Raisman: Munich Anniversary Made Hava Nagila Routine ‘Special’
American Jewish gymnast reflects on her golden performance in London
Following her gold medal winning performance in the women’s floor exercise on Tuesday, Jewish gymnast Aly Raisman paid tribute to the 11 Israeli victims of the 1972 Munich massacre.
The 18-year-old Olympian made headlines by performing her floor routine to “Hava Nagila,” making good on a promise she made to use the Hasidic tune at the Olympics.
While Raisman says that performing to “Hava Nagila” on the 40th anniversary of the Munich terror attack is merely a coincidence, the memory of the fallen Israeli Olympians nevertheless made it “special” for her to win gold using the popular Jewish song.
“Having that floor music wasn’t intentional,” she told reporters after her performance. “But the fact it was on the 40th anniversary is special, and winning the gold today means a lot to me.”
When the judges announced her score of 15.600 points, Raisman became the first American woman to ever win gold in the Olympic floor exercise.
“That was the best floor performance I've ever done, and to do it for the Olympics is like a dream,” she said.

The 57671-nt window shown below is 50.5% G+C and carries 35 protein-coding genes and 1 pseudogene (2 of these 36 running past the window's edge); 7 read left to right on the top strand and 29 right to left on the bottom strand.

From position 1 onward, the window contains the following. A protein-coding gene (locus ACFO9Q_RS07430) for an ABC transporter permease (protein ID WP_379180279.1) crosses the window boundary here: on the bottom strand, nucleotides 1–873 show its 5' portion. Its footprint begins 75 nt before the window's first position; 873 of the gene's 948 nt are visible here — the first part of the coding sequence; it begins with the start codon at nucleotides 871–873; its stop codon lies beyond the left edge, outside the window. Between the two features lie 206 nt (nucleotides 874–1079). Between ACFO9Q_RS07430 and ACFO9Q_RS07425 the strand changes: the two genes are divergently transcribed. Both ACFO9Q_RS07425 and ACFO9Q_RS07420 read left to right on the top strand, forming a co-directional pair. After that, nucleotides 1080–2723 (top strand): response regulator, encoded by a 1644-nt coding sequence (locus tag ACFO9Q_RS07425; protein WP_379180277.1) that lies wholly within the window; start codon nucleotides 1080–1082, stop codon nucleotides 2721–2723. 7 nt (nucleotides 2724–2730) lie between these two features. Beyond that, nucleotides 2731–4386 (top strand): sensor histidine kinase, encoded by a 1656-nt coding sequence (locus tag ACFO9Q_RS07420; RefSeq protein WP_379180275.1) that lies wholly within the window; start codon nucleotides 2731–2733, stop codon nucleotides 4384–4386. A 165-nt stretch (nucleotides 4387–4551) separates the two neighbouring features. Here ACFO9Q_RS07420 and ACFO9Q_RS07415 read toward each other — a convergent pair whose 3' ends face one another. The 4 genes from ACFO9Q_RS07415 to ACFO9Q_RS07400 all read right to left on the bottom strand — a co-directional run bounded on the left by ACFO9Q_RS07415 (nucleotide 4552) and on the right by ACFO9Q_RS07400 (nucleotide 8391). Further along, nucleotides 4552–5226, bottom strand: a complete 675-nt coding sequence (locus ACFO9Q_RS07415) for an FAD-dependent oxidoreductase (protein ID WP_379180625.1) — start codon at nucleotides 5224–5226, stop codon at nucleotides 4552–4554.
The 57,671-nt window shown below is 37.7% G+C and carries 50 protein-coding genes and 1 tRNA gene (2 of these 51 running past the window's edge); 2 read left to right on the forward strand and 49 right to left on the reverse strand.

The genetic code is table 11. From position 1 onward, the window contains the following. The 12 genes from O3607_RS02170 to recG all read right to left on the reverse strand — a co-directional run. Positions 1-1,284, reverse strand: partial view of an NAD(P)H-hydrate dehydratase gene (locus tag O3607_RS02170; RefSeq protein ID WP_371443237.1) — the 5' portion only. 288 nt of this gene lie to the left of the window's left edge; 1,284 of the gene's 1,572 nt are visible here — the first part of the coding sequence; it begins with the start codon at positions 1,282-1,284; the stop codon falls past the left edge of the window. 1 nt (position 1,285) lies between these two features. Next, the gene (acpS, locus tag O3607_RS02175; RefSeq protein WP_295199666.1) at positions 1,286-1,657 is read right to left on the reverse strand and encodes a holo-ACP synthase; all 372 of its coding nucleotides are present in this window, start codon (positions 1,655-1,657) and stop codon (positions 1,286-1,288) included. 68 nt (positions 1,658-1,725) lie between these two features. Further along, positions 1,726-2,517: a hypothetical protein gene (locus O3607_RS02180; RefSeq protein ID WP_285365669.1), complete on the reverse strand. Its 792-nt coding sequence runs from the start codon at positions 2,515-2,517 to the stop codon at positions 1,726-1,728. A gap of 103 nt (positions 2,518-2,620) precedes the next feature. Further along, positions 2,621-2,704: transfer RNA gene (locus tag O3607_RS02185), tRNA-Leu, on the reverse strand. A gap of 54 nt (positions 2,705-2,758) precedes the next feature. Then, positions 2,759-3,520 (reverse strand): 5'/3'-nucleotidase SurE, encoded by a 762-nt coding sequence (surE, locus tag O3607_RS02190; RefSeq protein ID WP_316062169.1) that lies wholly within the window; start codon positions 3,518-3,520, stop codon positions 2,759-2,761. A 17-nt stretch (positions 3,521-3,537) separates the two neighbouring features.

The native of Needham, Massachusetts also won gold in London in the women’s team competition, and took home a bronze medal in the women’s beam routine.
Raisman has said she is proud to be one of the few Jewish athletes in the world.
“I am Jewish, that's why I wanted that floor music,” she told the New York Post. “I wanted something the crowd could clap to, especially being here in London. It makes it even much more if the audience is going through everything with you. That was really cool and fun to hear the audience clapping.”
When asked about the IOC’s decision to ignore calls for a moment of silence at the opening ceremony of the Olympics on July 27, Raisman said she would have supported a minute to pay tribute to the victims of the attack.
“If there had been a moment’s silence, I would have supported it and respected it.”
A memorial ceremony for the Munich victims was held Monday in London, organized by the Israeli Embassy in London and the National Olympic Committee of Israel along with the London Jewish community.
IOC President Jacques Rogge, who spoke at the memorial, held a moment of silence for the Israelis at a small ceremony in the Olympic Village prior to the start of the Olympics, which was attended by about 100 people. He has said the opening ceremony would not have been an appropriate setting for a moment of silence for the victims.